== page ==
humanitarian response

People search for survivors stuck under the rubble of a destroyed building, after a 7.9-magnitude earthquake earthquake caused serious damage in Kathmandu, Nepal, 25 April 2015. Credit: EPA/Narendra Shrestha

Blog: Earthquake in Nepal - Oxfam is there

In response to the devastating earthquake in Nepal today, Oxfam's team in Nepal is assessing humanitarian needs. In addition, a team of technical experts is arriving with supplies to provide clean water, sanitation and emergency food supplies. Please donate to Oxfam's Nepal earthquake appeal.

Displaced people in a camp near Mogadishu, Somalia. Photo: Caroline Gluck/Oxfam

Blog: Somalia: eight warnings of catastrophe so far, and still no action

Last week marked three years since the UN declared famine in Somalia. The catastrophe facing the Somali people three years ago ended in at least 260,000 people dying, half of them children.

Mapping the money: Unpacking the Global Humanitarian Assistance Report 2013

Blog: Mapping the money: Unpacking the Global Humanitarian Assistance Report 2013

The Global Humanitarian Assistance report is eagerly anticipated by some of us in the humanitarian field, as it provides us with hard data and trends required for strategic analysis and decisions. As humanitarian managers, high quality data is very important because it supports good management.

What do the Uttrakhand floods tell us about India’s development model?

Blog: What do the Uttrakhand floods tell us about India’s development model?

Vanita Suneja, Oxfam India’s Economic Justice Lead, looks at the underlying causes of the devastating floods in Uttrakhand.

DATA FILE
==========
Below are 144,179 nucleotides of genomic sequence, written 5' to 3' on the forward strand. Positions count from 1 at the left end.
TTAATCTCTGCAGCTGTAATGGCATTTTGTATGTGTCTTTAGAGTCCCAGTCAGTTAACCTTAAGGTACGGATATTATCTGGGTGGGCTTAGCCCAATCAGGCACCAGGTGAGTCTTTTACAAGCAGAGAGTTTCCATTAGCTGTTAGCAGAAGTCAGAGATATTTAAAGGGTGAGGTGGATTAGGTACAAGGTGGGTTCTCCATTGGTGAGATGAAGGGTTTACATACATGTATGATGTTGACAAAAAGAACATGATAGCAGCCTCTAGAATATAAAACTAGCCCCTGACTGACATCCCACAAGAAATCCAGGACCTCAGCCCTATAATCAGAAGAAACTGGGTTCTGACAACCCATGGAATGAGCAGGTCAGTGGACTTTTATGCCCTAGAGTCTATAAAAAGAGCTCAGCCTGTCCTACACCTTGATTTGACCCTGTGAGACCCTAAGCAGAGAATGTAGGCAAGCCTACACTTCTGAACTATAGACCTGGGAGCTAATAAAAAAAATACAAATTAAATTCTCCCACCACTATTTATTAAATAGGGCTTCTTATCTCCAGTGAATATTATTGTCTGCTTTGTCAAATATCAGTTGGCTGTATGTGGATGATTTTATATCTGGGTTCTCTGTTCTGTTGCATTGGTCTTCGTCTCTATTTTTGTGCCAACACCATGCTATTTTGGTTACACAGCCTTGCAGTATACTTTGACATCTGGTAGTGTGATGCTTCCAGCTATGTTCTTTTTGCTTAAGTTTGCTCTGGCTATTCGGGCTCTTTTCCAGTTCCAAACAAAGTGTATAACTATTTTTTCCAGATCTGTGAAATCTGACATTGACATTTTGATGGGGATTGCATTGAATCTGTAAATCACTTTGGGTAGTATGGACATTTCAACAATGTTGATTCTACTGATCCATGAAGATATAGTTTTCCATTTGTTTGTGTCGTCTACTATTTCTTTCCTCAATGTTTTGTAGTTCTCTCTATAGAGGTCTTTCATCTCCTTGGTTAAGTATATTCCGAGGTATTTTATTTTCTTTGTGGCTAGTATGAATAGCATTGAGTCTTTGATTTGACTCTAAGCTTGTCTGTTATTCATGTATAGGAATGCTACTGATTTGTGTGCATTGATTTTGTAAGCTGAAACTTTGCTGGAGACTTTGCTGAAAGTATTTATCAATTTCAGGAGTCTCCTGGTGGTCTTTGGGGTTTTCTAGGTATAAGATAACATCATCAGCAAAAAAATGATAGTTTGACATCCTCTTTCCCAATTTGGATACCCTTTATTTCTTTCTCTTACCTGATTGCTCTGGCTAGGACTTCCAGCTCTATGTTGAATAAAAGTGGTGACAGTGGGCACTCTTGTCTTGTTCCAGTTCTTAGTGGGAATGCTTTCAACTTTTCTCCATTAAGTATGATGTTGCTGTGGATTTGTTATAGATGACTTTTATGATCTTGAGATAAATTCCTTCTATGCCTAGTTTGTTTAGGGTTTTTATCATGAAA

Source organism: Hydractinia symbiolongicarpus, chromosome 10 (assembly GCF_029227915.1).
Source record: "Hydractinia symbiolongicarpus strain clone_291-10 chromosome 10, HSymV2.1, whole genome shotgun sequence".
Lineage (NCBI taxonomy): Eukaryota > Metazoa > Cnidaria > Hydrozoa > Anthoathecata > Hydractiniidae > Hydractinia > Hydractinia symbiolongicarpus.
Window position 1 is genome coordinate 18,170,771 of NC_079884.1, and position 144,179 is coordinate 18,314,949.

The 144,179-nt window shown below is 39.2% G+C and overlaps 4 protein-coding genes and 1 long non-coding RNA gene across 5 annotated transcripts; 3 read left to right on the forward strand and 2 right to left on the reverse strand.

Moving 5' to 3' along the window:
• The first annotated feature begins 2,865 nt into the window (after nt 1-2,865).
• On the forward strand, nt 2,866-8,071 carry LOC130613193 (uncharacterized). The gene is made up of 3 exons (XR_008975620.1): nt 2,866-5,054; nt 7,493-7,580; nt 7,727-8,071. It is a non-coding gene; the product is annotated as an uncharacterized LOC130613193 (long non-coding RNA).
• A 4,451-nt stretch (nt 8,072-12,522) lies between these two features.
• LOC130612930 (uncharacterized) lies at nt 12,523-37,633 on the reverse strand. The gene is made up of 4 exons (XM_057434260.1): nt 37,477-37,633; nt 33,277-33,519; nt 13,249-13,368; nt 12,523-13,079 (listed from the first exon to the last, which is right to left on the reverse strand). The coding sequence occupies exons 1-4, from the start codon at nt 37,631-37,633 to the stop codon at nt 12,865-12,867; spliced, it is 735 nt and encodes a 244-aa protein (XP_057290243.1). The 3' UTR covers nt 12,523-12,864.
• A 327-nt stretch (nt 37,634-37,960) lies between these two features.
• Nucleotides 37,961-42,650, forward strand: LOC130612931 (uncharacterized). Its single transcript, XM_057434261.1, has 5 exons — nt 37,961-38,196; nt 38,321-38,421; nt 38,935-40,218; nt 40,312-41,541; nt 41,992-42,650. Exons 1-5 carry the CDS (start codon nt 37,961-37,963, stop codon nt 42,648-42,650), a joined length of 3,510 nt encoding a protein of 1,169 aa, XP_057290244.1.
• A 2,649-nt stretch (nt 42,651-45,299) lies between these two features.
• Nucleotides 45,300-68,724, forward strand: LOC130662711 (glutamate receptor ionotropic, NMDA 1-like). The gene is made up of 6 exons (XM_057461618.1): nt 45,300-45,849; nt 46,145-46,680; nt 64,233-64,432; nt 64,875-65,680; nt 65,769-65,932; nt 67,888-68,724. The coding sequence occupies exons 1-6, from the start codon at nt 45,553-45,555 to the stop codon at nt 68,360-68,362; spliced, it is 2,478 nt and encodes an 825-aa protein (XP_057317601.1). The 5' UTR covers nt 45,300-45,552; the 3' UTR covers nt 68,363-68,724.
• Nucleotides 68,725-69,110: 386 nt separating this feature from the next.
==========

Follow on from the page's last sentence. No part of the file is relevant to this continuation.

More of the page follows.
For women in Fulani their main activity is  increasingly having to fetch water, as surrounding wells dry up. Photo: Charles Bambara/Oxfam

Blog: Sahel food crisis: Let's close the funding gap

In the Sahel region of West Africa, a severe food crisis has been expected since late 2011. The aid community estimates that some 18.7 million people are now being affected and are now at risk.The UN estimates that $1.6 billion is needed to meet the needs of all these people, but their international appe

Helen Ewoton bathes her grandchild Kaisa, Nawoyati village, Turkana, Kenya. Photo: Kieran Doherty/Oxfam

Blog: One year on from the Horn of Africa food crisis, much progress and many lessons

It is a year now since the world woke up to what has been called the worst food crisis in the 21st century. The footage of Dadaab refugee camp in Kenya was truly awful, and the conditions people were living in when they arrived at Dollo Ado camp in Ethiopia were quite shocking. The UN categorized parts of Somalia as being in famine – a term used so rarely now that we had started to think it no longer happens.

Helen Ewoton bathes her grandchild Kaisa, Nawoyati village, Turkana, Kenya. Photo: Kieran Doherty/Oxfam

Blog: Crisis alimentaria en el Cuerno de África, un año despúes.

Ha pasado ya un año desde que el mundo comenzó  a prestar atención a lo que se ha llamado la peor crisis alimentaria del siglo XXI. Las imágenes del campamento de refugiados de Dadaab en Kenia fueron realmente impactantes y las condiciones en que vivían las personas que llegaban al campamento Dollo Ado en Etiopía, atroces. La ONU declaró partes de Somalia en estado de hambruna; un término tan poco utilizado hoy en día, que habíamos empezado a creer que ya estaba erradicada.

Blog: Travelling down Ivory Coast’s “road of death”

For now, Oxfam is based out of the western city of Man, in Montagnes region, in Ivory Coast. But our West African humanitarian co-ordinator, Philippe Conraud, who has just visited one of the most conflict-affected zones, driving along what he has called the “road of death”, says providing aid assistance still remains extremely difficult due to ongoing insecurity. Here is Philippe in his own words.

Volunteers and Oxfam Japan staff sort earthquake relief supplies

Blog: One month after the Japan earthquake and tsunami: A time for new beginnings

April marks a time for new beginnings in Japan: new school year, new jobs, and starting new lives. But for many Japanese this year, it has become not only a new beginning, but a beginning with many unknown implications and overshadowed by uncertainties.

Blog: Surviving the floods in Sri Lanka

Rishani Wijesinghe, Oxfam’s Advocacy Coordinator for South Asia, met some survivors of the floods in Sri Lanka in January.

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